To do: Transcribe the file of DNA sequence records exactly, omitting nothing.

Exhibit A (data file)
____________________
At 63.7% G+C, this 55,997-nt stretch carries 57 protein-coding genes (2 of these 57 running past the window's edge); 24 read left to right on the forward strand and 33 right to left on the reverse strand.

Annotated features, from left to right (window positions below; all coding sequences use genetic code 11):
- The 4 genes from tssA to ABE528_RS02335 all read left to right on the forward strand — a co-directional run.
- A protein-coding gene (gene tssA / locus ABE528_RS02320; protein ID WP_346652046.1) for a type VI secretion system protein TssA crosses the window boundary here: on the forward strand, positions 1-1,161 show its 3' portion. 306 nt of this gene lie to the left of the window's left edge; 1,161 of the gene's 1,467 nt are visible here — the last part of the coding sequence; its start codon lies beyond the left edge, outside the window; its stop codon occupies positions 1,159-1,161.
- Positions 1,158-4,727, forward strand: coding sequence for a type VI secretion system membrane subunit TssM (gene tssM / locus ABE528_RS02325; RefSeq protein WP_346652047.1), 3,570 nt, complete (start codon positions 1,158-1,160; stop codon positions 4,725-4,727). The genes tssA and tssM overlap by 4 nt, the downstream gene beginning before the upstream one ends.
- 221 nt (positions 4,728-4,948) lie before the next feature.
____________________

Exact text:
At 63.7% G+C, this 55,997-nt stretch carries 57 protein-coding genes (2 of these 57 running past the window's edge); 24 read left to right on the forward strand and 33 right to left on the reverse strand.

Annotated features, from left to right (window positions below; all coding sequences use genetic code 11):
- The 4 genes from tssA to ABE528_RS02335 all read left to right on the forward strand — a co-directional run.
- A protein-coding gene (gene tssA / locus ABE528_RS02320; protein ID WP_346652046.1) for a type VI secretion system protein TssA crosses the window boundary here: on the forward strand, positions 1-1,161 show its 3' portion. 306 nt of this gene lie to the left of the window's left edge; 1,161 of the gene's 1,467 nt are visible here — the last part of the coding sequence; its start codon lies beyond the left edge, outside the window; its stop codon occupies positions 1,159-1,161.
- Positions 1,158-4,727, forward strand: coding sequence for a type VI secretion system membrane subunit TssM (gene tssM / locus ABE528_RS02325; RefSeq protein WP_346652047.1), 3,570 nt, complete (start codon positions 1,158-1,160; stop codon positions 4,725-4,727). The genes tssA and tssM overlap by 4 nt, the downstream gene beginning before the upstream one ends.
- 221 nt (positions 4,728-4,948) lie before the next feature.